Italian restaurants were the first to move into Prague en masse after the fall of Communism and remain a local favorite to this day. For Czechs of the 1990s, it made sense. Italian food was cheap, delicious and different, while also relatively easy to procure, prepare and serve. Flash forward to the present, with Prague’s evolving and experimental food scene, which expands into other international fares as it tries to capture and define a national identity for Czech cuisine.
Chefs in the Czech Republic are playing catch-up with the rest of the Western world, but Prague currently is undergoing a food revolution led by some of its younger chefs. They grew up post-Communism in the mid-to-late 1990s and are emulating the food model of modern America by featuring local, seasonal ingredients and re-inventing comfort foods of the past.
Take chicken schnitzel for example. It’s a simple dish, but painstaking in preparation. Czech mothers would spend Sunday mornings beating chicken into paper-thin strips for the weekly family gathering. Now this comfort food is prepared in the same manner inside Czech restaurants: flattened, breaded and fried, served with heaping sides of mashed potatoes or potato salad and a cold beer. On the same menu you’ll also find dishes featuring pickled herring, lard, pork cracklings and pureed radishes. For breakfast, there are even hot dogs with house-made mustard.
If that sounds like food made to serve with beer, that’s because it is. Beer is the strong, sweeping current that flows through not only the Czech food scene but also its entire societal identity. Prague is littered with beer spas, for goodness sake, which are places where you can soak in vats of beer while you drink—you guessed it—more beer. When a city builds around something as universally enjoyed as beer, it gives it a vibe that is difficult to replicate.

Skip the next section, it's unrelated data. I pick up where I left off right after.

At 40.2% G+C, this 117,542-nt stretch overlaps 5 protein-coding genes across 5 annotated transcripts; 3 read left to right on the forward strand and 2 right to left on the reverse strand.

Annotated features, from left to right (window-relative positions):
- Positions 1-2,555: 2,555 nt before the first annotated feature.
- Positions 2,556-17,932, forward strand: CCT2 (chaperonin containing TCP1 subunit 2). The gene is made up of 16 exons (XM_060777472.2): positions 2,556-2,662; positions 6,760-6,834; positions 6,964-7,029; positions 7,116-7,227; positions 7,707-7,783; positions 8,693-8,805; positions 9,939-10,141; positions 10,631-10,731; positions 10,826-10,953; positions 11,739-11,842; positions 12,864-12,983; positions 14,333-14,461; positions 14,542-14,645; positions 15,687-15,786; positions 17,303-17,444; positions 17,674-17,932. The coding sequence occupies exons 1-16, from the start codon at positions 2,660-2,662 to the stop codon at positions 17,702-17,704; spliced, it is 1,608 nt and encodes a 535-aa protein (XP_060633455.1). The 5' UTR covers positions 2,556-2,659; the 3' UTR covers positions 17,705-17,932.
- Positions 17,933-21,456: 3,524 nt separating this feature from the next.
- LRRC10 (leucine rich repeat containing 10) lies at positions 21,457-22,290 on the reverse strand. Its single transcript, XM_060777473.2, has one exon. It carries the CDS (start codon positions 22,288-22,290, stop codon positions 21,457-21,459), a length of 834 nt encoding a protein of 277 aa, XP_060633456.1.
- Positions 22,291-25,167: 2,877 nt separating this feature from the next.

Prague is an ancient city that was spared destruction during World War II and therefore maintains its “Old World” look. But the people of Prague are youthful, full of energy, fashion-forward and trendy. The juxtaposition of Prague’s antiquated, charming infrastructure and its newly-Westernized, upbeat citizenry creates a cultural depth that most cities in the world lack and, quite frankly, might never have.
All of that being said, I actually can think of one good reason to not visit Prague. It goes like this: You’re training for a marathon. Been at it for months, and you’re feeling good about your training so far. But you want to go on this killer trip to Prague. OK, so you’ll just run when you’re on vacation. No big deal, right? Running will be a different, productive way to see a city. And then you lace up your running shoes and …
Cobblestone streets. Cobblestone streets everywhere. Hope you don’t need those ankles to run your marathon. Or you can just play catch-up on your training when you get home. You’ll need it after that delicious, beer-soaked Czech experience.
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• The Taste of Prague is the tour that provided our food and drink experience throughout the city. The four-hour walking tour runs about $100 per person.
• For the meat lovers, there’s Naše Maso, run by Master Butcher Frantisek Ksana. Trendy, busy little spot with sausages hanging from the rafters and butchers carving up hunks of meat at the front counter.
• Lokál features cafeteria-style seating, stainless steel fixtures, overflowing mugs of beer, and Czech comfort foods.
• Chef Paul Day runs Sansho, the kind of place where you don’t question what is on the plate, you just eat it.
• Vinograf Wine Bar, opened by Ms. Klara Kollarova, is a great place to sample the wines the Czech Republic has to offer.
• Tricafe: For the morning, a quiet coffee spot close enough to the Charles Bridge to be convenient, but far enough away not to be overrun. The baristas keep an annual tally of international guests on a large chalkboard below the bar.
Michael McNeil is the founder of Man & Place, a collaborative project set up for cultural geographers to share stories about people and places through photographs and story-telling. Michael is a cartographer and lives in Slidell, La., with his wife and two dogs, Zulu and Zola.